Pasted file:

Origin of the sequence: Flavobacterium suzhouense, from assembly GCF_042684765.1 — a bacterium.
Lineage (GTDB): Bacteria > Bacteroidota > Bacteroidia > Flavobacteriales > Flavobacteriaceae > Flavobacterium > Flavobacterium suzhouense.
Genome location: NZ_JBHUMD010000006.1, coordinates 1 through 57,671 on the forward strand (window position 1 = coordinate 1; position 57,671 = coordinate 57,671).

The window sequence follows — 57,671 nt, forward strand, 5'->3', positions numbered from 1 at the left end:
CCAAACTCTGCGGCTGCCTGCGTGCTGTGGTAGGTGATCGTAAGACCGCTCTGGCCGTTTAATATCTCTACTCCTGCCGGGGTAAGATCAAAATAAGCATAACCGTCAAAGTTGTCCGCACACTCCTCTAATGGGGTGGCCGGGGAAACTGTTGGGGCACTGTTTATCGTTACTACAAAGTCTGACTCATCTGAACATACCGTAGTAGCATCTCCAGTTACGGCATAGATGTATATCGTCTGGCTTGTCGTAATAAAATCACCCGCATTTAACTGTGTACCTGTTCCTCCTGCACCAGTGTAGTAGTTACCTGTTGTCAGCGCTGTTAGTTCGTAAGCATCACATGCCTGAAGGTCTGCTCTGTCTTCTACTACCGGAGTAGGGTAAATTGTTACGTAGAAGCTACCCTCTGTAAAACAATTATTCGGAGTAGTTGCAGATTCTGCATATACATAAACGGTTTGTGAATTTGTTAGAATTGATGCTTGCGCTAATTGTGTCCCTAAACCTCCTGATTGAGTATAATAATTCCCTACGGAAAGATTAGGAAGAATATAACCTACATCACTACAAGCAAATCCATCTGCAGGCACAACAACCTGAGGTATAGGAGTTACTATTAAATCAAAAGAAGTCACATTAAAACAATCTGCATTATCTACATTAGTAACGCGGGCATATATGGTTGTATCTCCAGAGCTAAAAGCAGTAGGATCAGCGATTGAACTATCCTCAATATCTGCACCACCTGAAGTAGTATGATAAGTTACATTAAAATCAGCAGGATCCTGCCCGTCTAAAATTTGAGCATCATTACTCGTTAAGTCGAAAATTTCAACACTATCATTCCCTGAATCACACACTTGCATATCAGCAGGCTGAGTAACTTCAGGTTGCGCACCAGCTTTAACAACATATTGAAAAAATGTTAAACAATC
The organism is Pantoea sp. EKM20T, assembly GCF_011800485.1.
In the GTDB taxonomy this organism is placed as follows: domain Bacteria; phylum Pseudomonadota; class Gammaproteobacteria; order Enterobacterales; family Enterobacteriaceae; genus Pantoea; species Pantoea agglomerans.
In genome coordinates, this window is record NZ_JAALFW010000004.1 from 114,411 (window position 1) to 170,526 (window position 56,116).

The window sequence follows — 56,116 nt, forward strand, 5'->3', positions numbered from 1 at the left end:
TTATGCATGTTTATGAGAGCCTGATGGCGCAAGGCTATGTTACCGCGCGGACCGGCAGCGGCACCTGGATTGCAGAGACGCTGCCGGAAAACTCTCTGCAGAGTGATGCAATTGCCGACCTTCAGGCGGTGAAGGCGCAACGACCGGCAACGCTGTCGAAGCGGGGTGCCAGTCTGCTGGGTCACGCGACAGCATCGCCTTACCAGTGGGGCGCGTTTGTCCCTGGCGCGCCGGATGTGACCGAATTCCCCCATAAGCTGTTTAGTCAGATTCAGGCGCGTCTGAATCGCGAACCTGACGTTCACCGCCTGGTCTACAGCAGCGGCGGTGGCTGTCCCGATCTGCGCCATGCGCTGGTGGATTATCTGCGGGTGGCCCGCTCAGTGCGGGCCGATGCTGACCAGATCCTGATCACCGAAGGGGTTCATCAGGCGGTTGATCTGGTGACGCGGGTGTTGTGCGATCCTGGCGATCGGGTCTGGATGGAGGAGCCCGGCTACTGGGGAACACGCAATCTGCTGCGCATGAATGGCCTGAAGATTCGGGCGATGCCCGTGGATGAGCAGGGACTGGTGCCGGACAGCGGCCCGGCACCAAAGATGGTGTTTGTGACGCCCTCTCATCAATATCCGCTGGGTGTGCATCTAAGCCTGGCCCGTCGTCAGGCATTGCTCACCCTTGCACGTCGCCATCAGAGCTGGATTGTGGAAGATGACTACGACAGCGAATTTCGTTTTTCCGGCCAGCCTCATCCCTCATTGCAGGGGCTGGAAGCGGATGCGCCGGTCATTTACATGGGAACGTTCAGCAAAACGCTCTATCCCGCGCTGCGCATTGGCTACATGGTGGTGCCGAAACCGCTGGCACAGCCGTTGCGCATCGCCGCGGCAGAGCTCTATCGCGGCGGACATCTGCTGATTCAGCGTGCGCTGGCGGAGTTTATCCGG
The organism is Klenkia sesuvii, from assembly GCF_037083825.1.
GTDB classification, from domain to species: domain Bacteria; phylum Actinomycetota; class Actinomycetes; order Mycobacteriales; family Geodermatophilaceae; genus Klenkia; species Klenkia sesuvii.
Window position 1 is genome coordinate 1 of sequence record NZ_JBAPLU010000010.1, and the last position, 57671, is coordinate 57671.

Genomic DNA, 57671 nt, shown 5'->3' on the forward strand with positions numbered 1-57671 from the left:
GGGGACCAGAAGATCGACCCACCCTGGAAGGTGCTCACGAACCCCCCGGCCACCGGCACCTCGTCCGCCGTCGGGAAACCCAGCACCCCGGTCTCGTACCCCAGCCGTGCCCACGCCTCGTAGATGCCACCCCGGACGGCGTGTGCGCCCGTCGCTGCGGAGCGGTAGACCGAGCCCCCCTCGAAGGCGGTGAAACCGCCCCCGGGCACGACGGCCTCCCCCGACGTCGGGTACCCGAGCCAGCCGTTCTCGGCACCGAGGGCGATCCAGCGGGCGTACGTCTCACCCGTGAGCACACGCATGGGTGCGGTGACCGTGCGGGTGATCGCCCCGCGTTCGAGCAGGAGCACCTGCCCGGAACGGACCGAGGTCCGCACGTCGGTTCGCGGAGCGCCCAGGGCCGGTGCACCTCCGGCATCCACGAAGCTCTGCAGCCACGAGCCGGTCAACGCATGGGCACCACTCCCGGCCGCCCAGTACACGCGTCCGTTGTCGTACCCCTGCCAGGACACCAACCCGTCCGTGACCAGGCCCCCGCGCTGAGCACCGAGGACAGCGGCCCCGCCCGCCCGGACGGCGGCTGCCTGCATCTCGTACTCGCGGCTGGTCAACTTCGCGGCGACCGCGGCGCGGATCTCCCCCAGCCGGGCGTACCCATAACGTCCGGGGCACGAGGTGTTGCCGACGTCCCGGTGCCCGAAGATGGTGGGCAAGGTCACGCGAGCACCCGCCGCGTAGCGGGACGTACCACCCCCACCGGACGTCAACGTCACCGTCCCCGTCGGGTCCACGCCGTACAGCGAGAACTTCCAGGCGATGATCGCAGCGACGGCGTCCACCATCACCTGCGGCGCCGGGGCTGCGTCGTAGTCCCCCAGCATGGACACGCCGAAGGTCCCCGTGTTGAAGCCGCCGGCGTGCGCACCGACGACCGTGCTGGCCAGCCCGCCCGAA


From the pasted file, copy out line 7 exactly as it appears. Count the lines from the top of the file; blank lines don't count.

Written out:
In the GTDB taxonomy this organism is placed as follows: domain Bacteria; phylum Pseudomonadota; class Gammaproteobacteria; order Enterobacterales; family Enterobacteriaceae; genus Pantoea; species Pantoea agglomerans.